doucitao2944
doucitao2944
2015-01-13 18:14
浏览 146
已采纳

由fmt.Sprint(e)在Error方法内部产生的无限循环

According to fortyforty's reply to this question:

fmt.Sprint(e) will call e.Error() to convert the value e to a string. If the Error() method calls fmt.Sprint(e), then the program recurses until out of memory.

You can break the recursion by converting the e to a value without a String or Error method.

This is still confusing to me. Why does fmt.Sprint(e) call e.Error() instead of String()? I tried using the Stringer interface, this is my code:

package main

import (
  "fmt"
  "math"
)

type NegativeSqrt float64

func (e NegativeSqrt) Error() string {
  fmt.Printf(".")
  return fmt.Sprint(e)
}

func (e NegativeSqrt) String() string {
  return fmt.Sprintf("%f", e)
}

func Sqrt(x float64) (float64, error) {
  if x < 0 {
    return 0, NegativeSqrt(x)
  }
  return math.Sqrt(x), nil
}

func main() {
  fmt.Println(Sqrt(2))
  fmt.Println(Sqrt(-2))
}
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3条回答 默认 最新

  • doushan7997
    doushan7997 2015-01-13 18:21
    已采纳

    It seems it's explained directly is source of fmt package:

    // Is it an error or Stringer?
    // The duplication in the bodies is necessary:
    // setting handled and deferring catchPanic
    // must happen before calling the method.
    

    And than Error() or String() is called.

    What it means is that first error.Error() is called to produce string, which is than once again processed and is printed as string.

    Whether error has method String is irrelevant here. The question is why NegativeSqrt is printed with one method and not the other. Type NegativeSqrt implements both fmt.Stringer and error interfaces so it's up to the implementation of fmt package which of interfaces should be used to get string from NegativeSqrt (since fmt.Sprint takes its parameters by interface{}).

    To illustrate this consider this example:

    package main
    
    import (
        "fmt"
    )
    
    type NegativeSqrt float64
    
    func (e NegativeSqrt) Error() string {
        return ""
    }
    
    func (e NegativeSqrt) String() string {
        return ""
    }
    
    func check(val interface{}) {
        switch val.(type) {
        case fmt.Stringer:
            fmt.Println("It's stringer")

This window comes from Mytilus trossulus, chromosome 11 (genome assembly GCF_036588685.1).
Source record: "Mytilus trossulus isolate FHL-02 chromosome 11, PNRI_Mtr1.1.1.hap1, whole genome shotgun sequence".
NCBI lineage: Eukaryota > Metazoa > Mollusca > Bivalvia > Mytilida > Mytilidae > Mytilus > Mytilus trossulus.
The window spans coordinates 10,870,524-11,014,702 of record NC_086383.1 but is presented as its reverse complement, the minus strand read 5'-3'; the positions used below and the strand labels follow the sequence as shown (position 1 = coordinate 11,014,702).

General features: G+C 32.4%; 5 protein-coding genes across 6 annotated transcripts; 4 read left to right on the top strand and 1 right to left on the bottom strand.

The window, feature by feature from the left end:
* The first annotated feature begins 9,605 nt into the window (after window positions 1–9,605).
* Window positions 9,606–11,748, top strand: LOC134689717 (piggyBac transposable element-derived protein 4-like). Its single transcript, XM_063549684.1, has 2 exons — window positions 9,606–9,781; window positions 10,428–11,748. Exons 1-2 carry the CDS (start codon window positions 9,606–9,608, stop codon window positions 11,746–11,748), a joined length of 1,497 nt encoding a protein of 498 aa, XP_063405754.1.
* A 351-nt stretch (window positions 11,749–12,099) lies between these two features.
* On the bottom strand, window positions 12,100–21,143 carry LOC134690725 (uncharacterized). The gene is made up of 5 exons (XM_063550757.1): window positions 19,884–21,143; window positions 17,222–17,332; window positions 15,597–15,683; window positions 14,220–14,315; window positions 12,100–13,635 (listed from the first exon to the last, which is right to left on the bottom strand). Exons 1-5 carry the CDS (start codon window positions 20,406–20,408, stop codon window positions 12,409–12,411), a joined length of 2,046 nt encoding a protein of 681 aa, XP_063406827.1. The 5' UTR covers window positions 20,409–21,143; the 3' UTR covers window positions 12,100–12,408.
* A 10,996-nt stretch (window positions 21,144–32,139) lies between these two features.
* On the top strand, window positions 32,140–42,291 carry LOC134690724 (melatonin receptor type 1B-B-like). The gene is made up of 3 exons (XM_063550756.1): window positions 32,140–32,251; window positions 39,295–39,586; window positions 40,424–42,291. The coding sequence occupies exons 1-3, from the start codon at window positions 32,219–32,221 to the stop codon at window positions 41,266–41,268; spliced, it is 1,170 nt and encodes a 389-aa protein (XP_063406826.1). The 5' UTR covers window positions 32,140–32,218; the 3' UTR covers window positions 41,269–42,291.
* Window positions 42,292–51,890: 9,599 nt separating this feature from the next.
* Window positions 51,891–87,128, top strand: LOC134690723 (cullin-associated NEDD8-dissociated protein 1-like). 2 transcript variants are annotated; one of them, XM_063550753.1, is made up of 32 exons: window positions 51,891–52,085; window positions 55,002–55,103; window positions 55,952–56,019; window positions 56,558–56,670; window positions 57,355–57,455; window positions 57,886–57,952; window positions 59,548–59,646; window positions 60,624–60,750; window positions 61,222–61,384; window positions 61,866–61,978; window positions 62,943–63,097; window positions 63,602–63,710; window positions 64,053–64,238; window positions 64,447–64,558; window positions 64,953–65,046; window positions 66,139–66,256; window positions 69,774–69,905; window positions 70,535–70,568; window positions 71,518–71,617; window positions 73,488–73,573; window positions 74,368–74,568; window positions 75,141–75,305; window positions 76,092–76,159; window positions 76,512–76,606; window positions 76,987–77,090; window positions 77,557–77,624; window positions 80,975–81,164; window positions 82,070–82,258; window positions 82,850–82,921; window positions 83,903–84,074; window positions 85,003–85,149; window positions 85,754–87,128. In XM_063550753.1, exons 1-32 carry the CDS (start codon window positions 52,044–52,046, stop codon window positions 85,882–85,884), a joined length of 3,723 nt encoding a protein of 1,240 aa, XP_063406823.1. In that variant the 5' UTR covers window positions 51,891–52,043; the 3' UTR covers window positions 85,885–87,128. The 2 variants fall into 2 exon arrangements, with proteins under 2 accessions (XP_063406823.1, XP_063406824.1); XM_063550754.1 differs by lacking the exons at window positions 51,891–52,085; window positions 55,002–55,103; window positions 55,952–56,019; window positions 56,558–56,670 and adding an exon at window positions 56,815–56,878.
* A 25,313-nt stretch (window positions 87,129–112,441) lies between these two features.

case error:
            fmt.Println("It's error")
        }
    }
    
    func check2(val interface{}) {
        switch val.(type) {
        case error:
            fmt.Println("It's error")
        case fmt.Stringer:
            fmt.Println("It's stringer")
        }
    }
    
    func main() {
        var v NegativeSqrt
        check(v)
        check2(v)
    }
    

    Executing this gives:

    % go run a.go
    It's stringer
    It's error
    

    This is because in Go type switch behaves just like normal switch, so order of cases matters.

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  • dongxiaoxiao1983
    dongxiaoxiao1983 2015-01-13 18:26

    Because the type is error and the interface of error is

      type error interface{
         Error() string
      }
    

    every error must have an Error() string method but does not have to have a String() string method. That why is logic to check first the Error() method.

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  • dongzhina7098
    dongzhina7098 2016-06-26 08:29

    Let me expand tumdum's finding for better clarity.

    I'll jump from a call to call to show how we go into loop.

    We start from the exercise's

    func (e NegativeSqrt) Error() string {
      fmt.Printf(".")
      return fmt.Sprint(e)
    }
    

    Which delivers us to a line 237 of the fmt/print.go:

    func Sprint(a ...interface{}) string
    

    Inside the function, our next jump is on line 239:

    p.doPrint(a, false, false)
    

    We arrive to line 1261:

    func (p *pp) doPrint(a []interface{}, addspace, addnewline bool) {
    

    Inside that function, we'll jump, with our error argument, through line 1273:

    prevString = p.printArg(arg, 'v', 0)
    

    We arrive at a huge core monster function at line 738:

    func (p *pp) printArg(arg interface{}, verb rune, depth int) (wasString bool) {
    

    Inside that, you can see a large switch case switch. error goes in the default section as it is deemed to be a non-trivial type.

    Which delivers us to line 806 with the call to handleMethods():

    if handled := p.handleMethods(verb, depth); handled {
    

    We arrive at line 688:

    func (p *pp) handleMethods(verb rune, depth int) (handled bool) {
    

    Inside of that function, on line 724, call to Error() happens, which completes the loop:

    p.printArg(v.Error(), verb, depth)
    
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